Plan of Retreat

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Starting today, and continuing right through mid-December, Washington is going to bring forth a series of plans for executing what a lot of people would like to think is going to be an orderly transition and withdrawal from Iraq. On paper, many of these will look and sound perfectly logical. But nothing about Iraq goes according to plan, and there's little reason to think the exit will be any more "plan-able" than the war itself has been.

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Yes, it's true that the political stage is now set for the most unexpected course correction in U.S. foreign policy in decades: voters have all but screamed their dissatisfaction with the management of the Iraqi adventure; Donald Rumsfeld has been given his orders; the President has announced a government-wide review of Iraq policy; Henry Kissinger, a man who has some experience with ill-conceived military operations, has declared Iraq a failure; Tom Ricks, the Washington Post's peerless Pentagon reporter, this morning disclosed the Joint Chiefs' three-option approach for what to do next (no big surprises there: stay put, add troops, get out); and in a few weeks, the commission headed by former Secretary of State James Baker and former Indiana Democrat Lee Hamilton will brief the President and then the public on its findings.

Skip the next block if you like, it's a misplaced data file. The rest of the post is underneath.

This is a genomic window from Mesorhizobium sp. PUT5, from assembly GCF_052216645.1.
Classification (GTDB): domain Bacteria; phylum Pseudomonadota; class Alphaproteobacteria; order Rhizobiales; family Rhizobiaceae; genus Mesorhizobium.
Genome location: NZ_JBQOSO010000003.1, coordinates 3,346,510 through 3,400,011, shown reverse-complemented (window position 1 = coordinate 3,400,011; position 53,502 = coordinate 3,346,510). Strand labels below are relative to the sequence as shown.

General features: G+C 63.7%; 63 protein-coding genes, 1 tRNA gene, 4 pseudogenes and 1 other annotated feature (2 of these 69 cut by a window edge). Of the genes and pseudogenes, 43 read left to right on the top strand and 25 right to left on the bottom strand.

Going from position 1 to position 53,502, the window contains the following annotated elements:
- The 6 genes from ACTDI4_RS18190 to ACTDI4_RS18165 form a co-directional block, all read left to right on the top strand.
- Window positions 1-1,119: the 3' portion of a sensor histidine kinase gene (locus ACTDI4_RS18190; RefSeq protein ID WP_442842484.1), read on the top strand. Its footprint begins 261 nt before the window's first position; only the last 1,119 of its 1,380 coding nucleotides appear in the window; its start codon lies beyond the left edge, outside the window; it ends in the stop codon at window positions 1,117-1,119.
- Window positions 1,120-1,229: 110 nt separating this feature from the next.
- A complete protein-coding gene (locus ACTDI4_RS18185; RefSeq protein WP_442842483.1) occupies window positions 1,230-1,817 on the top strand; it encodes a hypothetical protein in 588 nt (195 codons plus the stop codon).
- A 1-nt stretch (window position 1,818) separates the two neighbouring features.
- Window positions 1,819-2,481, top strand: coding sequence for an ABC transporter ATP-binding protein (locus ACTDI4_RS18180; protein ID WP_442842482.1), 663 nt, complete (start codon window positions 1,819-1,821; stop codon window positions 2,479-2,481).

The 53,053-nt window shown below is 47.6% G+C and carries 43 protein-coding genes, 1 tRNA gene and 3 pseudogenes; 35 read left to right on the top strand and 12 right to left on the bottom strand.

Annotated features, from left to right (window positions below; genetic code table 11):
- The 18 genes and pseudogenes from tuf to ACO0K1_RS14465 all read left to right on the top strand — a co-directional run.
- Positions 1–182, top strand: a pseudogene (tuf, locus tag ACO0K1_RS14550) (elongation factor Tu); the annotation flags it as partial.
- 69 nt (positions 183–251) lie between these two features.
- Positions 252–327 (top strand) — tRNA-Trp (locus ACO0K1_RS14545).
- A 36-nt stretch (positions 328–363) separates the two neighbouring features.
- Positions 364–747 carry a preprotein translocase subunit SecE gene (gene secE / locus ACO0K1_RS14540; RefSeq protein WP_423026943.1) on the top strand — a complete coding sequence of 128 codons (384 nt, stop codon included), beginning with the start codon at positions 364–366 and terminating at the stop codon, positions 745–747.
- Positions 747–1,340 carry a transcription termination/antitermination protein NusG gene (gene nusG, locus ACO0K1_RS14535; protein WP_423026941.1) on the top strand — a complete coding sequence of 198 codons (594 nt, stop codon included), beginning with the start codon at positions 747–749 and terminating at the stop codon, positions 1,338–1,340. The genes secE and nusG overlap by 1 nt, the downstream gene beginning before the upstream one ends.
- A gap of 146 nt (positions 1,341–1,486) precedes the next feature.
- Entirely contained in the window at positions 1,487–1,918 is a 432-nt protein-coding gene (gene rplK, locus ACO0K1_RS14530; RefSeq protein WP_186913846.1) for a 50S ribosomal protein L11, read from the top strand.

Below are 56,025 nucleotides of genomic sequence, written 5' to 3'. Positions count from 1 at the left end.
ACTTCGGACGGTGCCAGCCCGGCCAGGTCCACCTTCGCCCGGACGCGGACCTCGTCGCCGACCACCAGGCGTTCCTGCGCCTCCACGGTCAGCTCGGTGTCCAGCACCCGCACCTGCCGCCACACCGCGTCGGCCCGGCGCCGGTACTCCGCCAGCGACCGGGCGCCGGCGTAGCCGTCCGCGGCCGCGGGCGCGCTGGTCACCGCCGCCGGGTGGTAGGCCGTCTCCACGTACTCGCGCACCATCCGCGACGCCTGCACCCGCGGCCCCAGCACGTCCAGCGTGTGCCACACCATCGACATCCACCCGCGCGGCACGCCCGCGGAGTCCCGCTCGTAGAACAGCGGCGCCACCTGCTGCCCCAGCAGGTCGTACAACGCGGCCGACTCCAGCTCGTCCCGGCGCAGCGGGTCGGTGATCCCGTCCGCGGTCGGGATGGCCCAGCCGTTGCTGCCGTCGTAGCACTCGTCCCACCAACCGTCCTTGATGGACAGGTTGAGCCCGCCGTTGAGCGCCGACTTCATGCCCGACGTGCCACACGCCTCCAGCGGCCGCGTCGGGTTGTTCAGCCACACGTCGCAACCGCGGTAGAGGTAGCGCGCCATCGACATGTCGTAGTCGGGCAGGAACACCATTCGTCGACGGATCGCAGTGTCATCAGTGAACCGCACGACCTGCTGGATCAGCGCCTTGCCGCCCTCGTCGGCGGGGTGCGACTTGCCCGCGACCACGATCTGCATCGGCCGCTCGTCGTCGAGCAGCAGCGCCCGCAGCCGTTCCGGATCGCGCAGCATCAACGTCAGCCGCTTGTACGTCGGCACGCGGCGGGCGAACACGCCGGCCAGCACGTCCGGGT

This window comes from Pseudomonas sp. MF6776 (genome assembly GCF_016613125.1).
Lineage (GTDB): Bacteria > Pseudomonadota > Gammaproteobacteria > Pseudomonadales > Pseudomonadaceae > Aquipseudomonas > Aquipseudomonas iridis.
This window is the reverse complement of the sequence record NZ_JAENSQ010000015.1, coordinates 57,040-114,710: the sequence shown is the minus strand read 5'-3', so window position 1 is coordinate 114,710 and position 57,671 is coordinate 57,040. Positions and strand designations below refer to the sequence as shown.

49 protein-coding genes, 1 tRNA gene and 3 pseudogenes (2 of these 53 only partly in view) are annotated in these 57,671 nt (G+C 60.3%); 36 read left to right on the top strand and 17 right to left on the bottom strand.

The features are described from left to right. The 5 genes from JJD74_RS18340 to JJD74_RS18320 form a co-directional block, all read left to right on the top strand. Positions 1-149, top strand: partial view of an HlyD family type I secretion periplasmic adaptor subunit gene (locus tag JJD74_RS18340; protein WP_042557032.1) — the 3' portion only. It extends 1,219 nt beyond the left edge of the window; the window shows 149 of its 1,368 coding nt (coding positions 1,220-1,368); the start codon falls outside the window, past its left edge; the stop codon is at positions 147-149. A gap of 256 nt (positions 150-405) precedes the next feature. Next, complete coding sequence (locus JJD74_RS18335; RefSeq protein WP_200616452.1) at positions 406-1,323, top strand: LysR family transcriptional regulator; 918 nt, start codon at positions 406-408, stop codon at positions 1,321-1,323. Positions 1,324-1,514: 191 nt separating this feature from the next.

But today's alignment of stars hardly means things will move quickly. It will take weeks, and more likely months, for the White House and Congress to sift through the commission's findings and get to the same place. Congress will push for the full range of the group's proposals — starting up a regional security group; a restart of the Middle East peace talks; some basket of carrots and sticks on Baghdad. And the White House will have its own internal fight between those who want to get on board this train and the "we-get-to-decide-these-things" crowd that resists outside authority of any kind. My bet is that Vice President Dick Cheney hasn't fought his last battle just yet.

Not that either side has much latitude here anyway. In a pair of hearings last Wednesday that seemed to produce little news, CENTCOM boss Gen. John Abizaid made it remarkably clear that he didn't see any good options. He said that he didn't want to add more troops (except to train Iraqis) because the Maliki government would never take responsibility for security if he did. But he doesn't want to draw forces down either. Why? He said that none — as in zero — of the nearly 100 already trained Iraqi army units were ready to operate independent of U.S. forces. And he said it would be another 12 to 18 months before they were. And those are Iraqi months — which means it might be twice or three times that long.

Which brings up the most important thing to keep in mind. Washington is going to come up with a plan for departure — as if the plan is all that matters. But it may turn out that the plan is the thing that matters least.

We Americans are wonderfully confident about things — about ourselves, our kids, about our plans; I sometimes think it's our greatest asset. But it can also be our greatest weakness.

That confidence was one of the things that helped fool many of us into thinking we could march into Iraq and make everything swell. It could now fool us into thinking that it's going to be relatively easy to get out. Coming or going, our storied confidence blinds us to all kinds of problems we can't see or imagine. And Iraq, more than most places, is full of those kinds of things.

So bring on the plans. But remember this: There is no reason to think that the exit is going to go according to plan any more than the entrance did.